The Fresh Loaf

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How far can I take a brownie recipe before it fails?

Erzsebet Gilbert's picture
Erzsebet Gilbert

How far can I take a brownie recipe before it fails?

Hello, everybody!  

I'm eight or so days away from departing on a loooong trans-Europe camping trip, and currently I'm gathering as many recipes for baking as I can - pitas, Irish soda bread, bannock, mantou buns so far - but I have a rather silly experiment I'm like to try.  Perhaps some guidance would help...  I'll be preparing everything with a Coleman camp stove, but I have a pretty severe sweet tooth.  I also have a basic recipe for brownies, essentially flour, egg whites, joghurt or milk, baking soda and powder, sugar, and vanilla or chocolate.  It's largely a low-fat sweet quick bread, bakes for 20 minutes or until the toothpick-in-the-center method verifies it's done.  

What I'm wondering is whether it would be possible to pour the batter into a pan - a griddle pan, saucepan, cover it on the stove, and bake it that way.  Does anybody have any thoughts?  If so, what heat would you recommend?  How long would it take?  Or is this the sort of thing that would give me a tummyache?

Any help is appreciated, and until then, blessings!

Mini Oven's picture
Mini Oven

Think of pancakes.  Make the dough but fry like a pancake!  The sweeter the ingredients the lower the temperature, sugar can burn easily.  Choco pancakes with choco spread inbetween stacked layers might turn out to be a favorite!

If I were camping thru Europe, I would want to sample the cultures around me and would treat myself to local desserts.  Camping grounds almost always have a good bakery nearby and I would want to sample the local breads as well.  Where's your sense of adventure??? 

You're young, explore!


ClimbHi's picture

A nice Dutch oven is just the ticket for camp baking. Unless you're backpacking, that is, since cast iron is heavy. Alton Brown had an episode on DOs -- might wanna search it out. I've made some wonderful clafoutis, cakes and other goodies in mine. These work as a mini-oven (no pun intended, Mini) that is heated on both the bottom and top by hot coals from the fire, so a Coleman stove probably wouldn't work too well with it. But one of these would -- Is one of these out of the question?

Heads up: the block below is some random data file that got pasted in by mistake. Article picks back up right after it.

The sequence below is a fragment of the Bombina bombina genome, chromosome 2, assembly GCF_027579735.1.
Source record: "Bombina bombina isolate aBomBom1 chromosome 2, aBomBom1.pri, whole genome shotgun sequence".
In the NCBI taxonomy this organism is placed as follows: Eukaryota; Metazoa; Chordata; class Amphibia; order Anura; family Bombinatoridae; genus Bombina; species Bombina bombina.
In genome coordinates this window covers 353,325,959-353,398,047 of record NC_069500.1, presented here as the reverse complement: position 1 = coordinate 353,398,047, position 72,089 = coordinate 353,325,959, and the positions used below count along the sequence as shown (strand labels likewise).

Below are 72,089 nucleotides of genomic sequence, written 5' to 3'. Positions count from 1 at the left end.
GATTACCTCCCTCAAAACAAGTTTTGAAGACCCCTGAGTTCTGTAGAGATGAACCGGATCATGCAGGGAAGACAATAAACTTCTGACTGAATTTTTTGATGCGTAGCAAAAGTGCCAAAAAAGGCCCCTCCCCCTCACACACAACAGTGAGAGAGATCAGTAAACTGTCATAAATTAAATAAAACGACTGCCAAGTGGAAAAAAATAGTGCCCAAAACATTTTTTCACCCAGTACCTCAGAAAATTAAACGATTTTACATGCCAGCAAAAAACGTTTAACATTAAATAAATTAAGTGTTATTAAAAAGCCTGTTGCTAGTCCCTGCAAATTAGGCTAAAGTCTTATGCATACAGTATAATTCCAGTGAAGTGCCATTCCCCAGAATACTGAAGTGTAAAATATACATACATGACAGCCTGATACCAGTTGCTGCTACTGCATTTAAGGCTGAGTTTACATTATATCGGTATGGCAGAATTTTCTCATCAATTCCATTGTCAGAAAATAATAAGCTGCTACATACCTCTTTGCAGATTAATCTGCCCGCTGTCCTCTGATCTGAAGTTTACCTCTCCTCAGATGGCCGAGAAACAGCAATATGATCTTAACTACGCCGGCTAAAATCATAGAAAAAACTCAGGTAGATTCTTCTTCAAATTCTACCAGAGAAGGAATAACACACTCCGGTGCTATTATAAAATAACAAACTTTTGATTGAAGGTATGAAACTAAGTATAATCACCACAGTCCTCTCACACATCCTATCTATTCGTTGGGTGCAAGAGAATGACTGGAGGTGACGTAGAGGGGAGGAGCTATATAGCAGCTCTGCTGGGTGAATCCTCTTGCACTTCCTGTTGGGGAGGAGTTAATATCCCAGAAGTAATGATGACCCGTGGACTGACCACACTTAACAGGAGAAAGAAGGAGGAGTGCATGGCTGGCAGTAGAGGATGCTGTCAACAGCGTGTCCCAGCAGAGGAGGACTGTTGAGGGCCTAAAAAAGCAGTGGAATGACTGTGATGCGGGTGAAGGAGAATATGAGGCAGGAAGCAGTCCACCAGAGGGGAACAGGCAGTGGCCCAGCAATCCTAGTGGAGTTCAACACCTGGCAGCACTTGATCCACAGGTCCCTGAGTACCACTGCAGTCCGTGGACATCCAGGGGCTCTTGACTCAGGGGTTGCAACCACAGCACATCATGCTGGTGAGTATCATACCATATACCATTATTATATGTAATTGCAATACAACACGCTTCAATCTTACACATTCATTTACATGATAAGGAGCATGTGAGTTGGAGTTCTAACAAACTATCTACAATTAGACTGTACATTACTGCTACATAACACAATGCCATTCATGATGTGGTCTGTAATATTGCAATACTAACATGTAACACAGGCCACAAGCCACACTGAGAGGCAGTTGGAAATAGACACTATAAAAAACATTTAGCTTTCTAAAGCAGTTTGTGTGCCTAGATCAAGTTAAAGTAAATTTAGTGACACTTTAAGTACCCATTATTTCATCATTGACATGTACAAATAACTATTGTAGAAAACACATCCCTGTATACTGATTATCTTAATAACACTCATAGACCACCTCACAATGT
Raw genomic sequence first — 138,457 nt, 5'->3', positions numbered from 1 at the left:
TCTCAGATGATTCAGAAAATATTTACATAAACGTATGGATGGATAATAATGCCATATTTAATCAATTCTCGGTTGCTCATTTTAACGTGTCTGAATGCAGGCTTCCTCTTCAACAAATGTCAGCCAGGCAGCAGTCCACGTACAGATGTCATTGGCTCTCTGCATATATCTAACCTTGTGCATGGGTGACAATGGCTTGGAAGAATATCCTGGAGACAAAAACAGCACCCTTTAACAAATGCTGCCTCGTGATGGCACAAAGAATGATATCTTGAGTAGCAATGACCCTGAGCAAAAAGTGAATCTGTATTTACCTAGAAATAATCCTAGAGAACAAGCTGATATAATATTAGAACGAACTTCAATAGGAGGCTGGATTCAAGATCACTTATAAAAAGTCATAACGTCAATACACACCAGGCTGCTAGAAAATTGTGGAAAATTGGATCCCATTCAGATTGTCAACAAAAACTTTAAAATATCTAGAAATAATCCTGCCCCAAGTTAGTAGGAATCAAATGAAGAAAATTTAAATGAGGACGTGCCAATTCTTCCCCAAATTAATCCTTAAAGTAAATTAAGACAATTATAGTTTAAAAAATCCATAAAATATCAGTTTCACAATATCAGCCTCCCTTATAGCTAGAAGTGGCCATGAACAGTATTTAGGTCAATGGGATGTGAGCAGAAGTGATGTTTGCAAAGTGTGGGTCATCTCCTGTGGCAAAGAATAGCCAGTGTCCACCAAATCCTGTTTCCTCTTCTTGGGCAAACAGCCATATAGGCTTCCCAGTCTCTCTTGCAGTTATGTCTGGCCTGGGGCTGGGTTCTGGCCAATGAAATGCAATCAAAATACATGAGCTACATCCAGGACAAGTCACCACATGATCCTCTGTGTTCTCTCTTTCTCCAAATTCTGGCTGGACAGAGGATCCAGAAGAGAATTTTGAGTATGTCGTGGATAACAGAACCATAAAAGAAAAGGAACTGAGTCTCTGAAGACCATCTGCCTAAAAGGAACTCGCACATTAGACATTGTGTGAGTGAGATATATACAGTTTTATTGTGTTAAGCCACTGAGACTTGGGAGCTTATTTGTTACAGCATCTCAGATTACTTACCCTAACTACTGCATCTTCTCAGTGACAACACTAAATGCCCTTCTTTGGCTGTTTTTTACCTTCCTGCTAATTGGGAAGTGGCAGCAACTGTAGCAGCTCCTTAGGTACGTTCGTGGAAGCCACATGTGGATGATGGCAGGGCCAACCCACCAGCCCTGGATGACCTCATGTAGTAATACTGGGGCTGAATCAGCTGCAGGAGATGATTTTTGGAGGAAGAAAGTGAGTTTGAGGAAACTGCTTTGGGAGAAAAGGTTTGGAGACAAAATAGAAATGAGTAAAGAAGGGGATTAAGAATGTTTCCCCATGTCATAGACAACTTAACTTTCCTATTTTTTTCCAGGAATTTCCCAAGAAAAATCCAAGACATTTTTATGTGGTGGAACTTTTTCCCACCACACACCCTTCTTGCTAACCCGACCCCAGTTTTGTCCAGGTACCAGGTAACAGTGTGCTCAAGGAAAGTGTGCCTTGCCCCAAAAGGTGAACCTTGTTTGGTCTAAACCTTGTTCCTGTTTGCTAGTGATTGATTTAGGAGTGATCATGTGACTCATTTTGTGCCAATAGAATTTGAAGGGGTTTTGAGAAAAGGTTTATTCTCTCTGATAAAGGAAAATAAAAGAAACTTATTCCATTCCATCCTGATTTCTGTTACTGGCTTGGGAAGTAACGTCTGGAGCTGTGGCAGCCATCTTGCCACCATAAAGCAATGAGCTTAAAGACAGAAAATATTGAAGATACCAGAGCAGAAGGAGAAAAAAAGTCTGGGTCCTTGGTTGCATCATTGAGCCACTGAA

Pittsburgh, PA

sybram's picture

What about one of those hinged omelet pans that you can also use to cook cornbread on the stovetop?  Seems to me you could do cake or brownies, too.  Has anyone tried it? 

Wild-Yeast's picture

Ok, I'll repeat myself.  Erszebet, have you thought about a waffle iron?  A good square Belgian waffle iron makes four squares.  Cut them apart, provide jam, butter, syrup or other topping and you have a ready made combination "baked" item. 

I'll try making some brownie waffles and see if the minor munchies like'em (vis a vis "kids"). . . ,


Erzsebet Gilbert's picture
Erzsebet Gilbert

Thanks for the waffle suggestion - I like waffles a whole bunch, but in terms of an iron, it isn't feasible - my husband and I are going to be living out of our '77 VW bus for 7 months while we drive it in a loop around the Mediterranean.  And last summer (this was before my baking days, mind you) we were driving across Albania and got stranded, because the bus was carrying too much weight.  So we have to shave off all the extra scraps we can... I do like flapjacks, though.